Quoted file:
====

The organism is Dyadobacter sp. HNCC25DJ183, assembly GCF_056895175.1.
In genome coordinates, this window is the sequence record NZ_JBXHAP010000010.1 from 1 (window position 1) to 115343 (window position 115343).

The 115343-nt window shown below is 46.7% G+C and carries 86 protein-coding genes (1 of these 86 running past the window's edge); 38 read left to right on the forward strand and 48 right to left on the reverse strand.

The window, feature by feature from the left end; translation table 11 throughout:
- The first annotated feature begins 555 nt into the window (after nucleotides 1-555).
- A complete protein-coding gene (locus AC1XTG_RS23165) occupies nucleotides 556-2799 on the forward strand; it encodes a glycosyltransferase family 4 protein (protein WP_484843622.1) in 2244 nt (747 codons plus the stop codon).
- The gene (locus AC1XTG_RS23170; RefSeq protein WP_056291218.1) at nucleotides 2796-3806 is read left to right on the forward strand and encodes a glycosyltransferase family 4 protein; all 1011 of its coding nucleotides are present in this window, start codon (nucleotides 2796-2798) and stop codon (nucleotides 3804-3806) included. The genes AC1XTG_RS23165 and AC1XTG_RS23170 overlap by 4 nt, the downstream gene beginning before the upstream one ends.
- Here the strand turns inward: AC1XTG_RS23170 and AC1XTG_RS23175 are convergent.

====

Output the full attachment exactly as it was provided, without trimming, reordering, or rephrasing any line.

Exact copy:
The organism is Dyadobacter sp. HNCC25DJ183, assembly GCF_056895175.1.
In genome coordinates, this window is the sequence record NZ_JBXHAP010000010.1 from 1 (window position 1) to 115343 (window position 115343).

The 115343-nt window shown below is 46.7% G+C and carries 86 protein-coding genes (1 of these 86 running past the window's edge); 38 read left to right on the forward strand and 48 right to left on the reverse strand.

The window, feature by feature from the left end; translation table 11 throughout:
- The first annotated feature begins 555 nt into the window (after nucleotides 1-555).
- A complete protein-coding gene (locus AC1XTG_RS23165) occupies nucleotides 556-2799 on the forward strand; it encodes a glycosyltransferase family 4 protein (protein WP_484843622.1) in 2244 nt (747 codons plus the stop codon).
- The gene (locus AC1XTG_RS23170; RefSeq protein WP_056291218.1) at nucleotides 2796-3806 is read left to right on the forward strand and encodes a glycosyltransferase family 4 protein; all 1011 of its coding nucleotides are present in this window, start codon (nucleotides 2796-2798) and stop codon (nucleotides 3804-3806) included. The genes AC1XTG_RS23165 and AC1XTG_RS23170 overlap by 4 nt, the downstream gene beginning before the upstream one ends.
- Here the strand turns inward: AC1XTG_RS23170 and AC1XTG_RS23175 are convergent.